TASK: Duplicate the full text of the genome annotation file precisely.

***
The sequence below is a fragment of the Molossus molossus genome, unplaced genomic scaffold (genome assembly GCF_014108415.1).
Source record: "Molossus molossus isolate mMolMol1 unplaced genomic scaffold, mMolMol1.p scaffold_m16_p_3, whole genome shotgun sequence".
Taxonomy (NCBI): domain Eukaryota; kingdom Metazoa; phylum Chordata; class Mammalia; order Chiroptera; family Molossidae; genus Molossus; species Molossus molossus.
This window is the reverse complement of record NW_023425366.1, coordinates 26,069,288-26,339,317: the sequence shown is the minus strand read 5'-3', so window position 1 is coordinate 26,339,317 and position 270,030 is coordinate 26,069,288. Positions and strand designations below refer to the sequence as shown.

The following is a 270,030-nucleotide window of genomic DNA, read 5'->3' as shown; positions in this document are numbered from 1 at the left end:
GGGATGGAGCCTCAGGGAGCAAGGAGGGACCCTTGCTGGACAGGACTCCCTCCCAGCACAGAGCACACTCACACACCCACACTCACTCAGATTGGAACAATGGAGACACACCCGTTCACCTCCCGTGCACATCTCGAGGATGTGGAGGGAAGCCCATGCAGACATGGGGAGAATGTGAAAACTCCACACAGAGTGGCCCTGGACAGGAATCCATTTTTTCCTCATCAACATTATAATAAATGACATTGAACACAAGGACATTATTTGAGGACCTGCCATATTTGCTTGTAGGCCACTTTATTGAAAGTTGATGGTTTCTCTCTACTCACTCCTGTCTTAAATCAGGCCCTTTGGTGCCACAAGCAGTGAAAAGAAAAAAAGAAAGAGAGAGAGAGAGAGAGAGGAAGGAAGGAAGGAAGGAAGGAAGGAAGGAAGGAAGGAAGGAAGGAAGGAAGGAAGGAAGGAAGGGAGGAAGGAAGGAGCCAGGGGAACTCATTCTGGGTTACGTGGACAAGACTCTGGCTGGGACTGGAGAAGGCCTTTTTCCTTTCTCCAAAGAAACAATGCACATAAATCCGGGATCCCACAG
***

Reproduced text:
The sequence below is a fragment of the Molossus molossus genome, unplaced genomic scaffold (genome assembly GCF_014108415.1).
Source record: "Molossus molossus isolate mMolMol1 unplaced genomic scaffold, mMolMol1.p scaffold_m16_p_3, whole genome shotgun sequence".
Taxonomy (NCBI): domain Eukaryota; kingdom Metazoa; phylum Chordata; class Mammalia; order Chiroptera; family Molossidae; genus Molossus; species Molossus molossus.
This window is the reverse complement of record NW_023425366.1, coordinates 26,069,288-26,339,317: the sequence shown is the minus strand read 5'-3', so window position 1 is coordinate 26,339,317 and position 270,030 is coordinate 26,069,288. Positions and strand designations below refer to the sequence as shown.

The following is a 270,030-nucleotide window of genomic DNA, read 5'->3' as shown; positions in this document are numbered from 1 at the left end:
GGGATGGAGCCTCAGGGAGCAAGGAGGGACCCTTGCTGGACAGGACTCCCTCCCAGCACAGAGCACACTCACACACCCACACTCACTCAGATTGGAACAATGGAGACACACCCGTTCACCTCCCGTGCACATCTCGAGGATGTGGAGGGAAGCCCATGCAGACATGGGGAGAATGTGAAAACTCCACACAGAGTGGCCCTGGACAGGAATCCATTTTTTCCTCATCAACATTATAATAAATGACATTGAACACAAGGACATTATTTGAGGACCTGCCATATTTGCTTGTAGGCCACTTTATTGAAAGTTGATGGTTTCTCTCTACTCACTCCTGTCTTAAATCAGGCCCTTTGGTGCCACAAGCAGTGAAAAGAAAAAAAGAAAGAGAGAGAGAGAGAGAGAGGAAGGAAGGAAGGAAGGAAGGAAGGAAGGAAGGAAGGAAGGAAGGAAGGAAGGAAGGAAGGAAGGGAGGAAGGAAGGAGCCAGGGGAACTCATTCTGGGTTACGTGGACAAGACTCTGGCTGGGACTGGAGAAGGCCTTTTTCCTTTCTCCAAAGAAACAATGCACATAAATCCGGGATCCCACAG